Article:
Indigenous veterans day is a time to pause and recognize the contributions that Aboriginal people made to protect Canada and Canadian values.
Westbank First Nation hosted a ceremony on Nov. 8, to celebrate Indigenous veterans and to share the story of how racism overshadowed the achievements of the brave men who fought for their country.
It is important to recognize that in addition to risking their life, Indigenous people who fought in the First and Second World Wars were stripped of their Indian Status, said Jordan Coble, member of council for Westbank First Nation.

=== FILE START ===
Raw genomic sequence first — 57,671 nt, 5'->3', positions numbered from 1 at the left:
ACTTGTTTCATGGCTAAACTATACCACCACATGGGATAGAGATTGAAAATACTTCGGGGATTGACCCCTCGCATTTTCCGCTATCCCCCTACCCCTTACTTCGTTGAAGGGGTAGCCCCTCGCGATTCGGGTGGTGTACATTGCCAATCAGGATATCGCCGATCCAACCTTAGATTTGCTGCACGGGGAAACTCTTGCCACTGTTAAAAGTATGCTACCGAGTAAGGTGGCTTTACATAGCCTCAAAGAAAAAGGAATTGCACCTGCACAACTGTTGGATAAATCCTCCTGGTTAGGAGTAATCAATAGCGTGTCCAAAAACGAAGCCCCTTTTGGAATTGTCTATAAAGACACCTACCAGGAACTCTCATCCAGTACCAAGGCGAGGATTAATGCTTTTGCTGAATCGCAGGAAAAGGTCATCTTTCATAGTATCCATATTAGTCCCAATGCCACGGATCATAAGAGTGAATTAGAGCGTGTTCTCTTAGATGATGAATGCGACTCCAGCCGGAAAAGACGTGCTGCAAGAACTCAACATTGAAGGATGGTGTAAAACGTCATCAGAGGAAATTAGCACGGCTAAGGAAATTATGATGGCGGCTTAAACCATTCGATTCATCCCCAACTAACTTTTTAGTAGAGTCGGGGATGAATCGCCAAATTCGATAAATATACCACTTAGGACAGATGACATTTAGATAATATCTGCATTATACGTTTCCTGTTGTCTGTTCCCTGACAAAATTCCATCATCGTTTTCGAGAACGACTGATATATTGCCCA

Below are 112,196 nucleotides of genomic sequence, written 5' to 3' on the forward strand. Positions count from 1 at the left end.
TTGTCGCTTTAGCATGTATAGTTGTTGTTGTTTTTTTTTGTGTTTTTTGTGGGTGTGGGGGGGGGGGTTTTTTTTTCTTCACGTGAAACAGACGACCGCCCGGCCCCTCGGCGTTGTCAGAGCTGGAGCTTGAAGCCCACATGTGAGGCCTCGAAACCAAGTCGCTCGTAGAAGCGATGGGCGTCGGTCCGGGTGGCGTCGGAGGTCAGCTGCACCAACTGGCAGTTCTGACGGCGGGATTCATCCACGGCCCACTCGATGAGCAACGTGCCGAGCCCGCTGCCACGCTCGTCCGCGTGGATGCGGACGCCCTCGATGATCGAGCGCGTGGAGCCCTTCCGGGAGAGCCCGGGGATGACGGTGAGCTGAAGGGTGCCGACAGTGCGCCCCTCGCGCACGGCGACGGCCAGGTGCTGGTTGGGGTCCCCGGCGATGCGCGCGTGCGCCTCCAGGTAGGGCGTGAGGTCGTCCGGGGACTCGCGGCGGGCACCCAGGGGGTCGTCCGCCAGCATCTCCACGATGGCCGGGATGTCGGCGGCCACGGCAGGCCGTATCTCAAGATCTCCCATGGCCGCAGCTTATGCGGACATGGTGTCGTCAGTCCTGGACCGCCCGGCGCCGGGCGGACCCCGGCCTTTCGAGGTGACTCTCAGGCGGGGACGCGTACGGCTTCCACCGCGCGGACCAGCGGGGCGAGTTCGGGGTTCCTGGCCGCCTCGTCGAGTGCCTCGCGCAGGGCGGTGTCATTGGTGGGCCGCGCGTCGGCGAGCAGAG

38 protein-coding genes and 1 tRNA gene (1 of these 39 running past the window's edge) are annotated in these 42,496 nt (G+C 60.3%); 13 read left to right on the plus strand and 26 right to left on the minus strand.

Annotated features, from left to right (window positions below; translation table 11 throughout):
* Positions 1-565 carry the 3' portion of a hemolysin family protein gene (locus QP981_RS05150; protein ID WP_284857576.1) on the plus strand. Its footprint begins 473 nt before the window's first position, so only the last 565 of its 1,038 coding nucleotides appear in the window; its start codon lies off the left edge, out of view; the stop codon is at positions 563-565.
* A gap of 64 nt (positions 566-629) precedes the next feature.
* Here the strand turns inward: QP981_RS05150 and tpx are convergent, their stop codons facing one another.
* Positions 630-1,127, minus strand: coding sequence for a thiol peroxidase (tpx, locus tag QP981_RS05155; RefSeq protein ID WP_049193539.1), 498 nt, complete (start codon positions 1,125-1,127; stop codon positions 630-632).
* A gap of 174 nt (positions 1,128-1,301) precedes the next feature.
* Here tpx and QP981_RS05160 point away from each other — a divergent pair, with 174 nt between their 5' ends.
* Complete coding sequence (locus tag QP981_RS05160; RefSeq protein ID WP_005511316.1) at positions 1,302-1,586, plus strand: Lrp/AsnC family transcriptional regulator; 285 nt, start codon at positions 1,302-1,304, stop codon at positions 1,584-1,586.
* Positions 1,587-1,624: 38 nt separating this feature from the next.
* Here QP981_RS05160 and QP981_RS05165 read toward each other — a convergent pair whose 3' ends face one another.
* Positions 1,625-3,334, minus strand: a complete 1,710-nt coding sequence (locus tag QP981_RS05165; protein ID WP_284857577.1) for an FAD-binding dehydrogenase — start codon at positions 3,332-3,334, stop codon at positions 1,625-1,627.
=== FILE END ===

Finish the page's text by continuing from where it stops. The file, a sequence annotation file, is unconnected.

Despite the fact that they lost their identity, 99 per cent of eligible men in the Okanagan Indian Band enlisted in the fight, because they believed in the cause, said Coble.
“It made for a very complicated homecoming,” said Coble. “You’re coming home to a community that is no longer your own.”
Coble explained that as a non-status Indian, people felt disconnected from their Indigenous community while not being accepted by colonizers.
Feeling disconnected from society contributed to inter-generational traumas that impact Indigenous people today, said Coble.
“We’re not here to garner sympathy… we’re here to share our story.”
He explained that on the journey of Truth and Reconciliation, Indigenous communities are at the stage of sharing truths, and people need to listen and learn.
“Everyone needs to understand that listening is the most important tool that we have. “
Coble said that people need to embrace the true history of Canada, even though it is not all pleasant.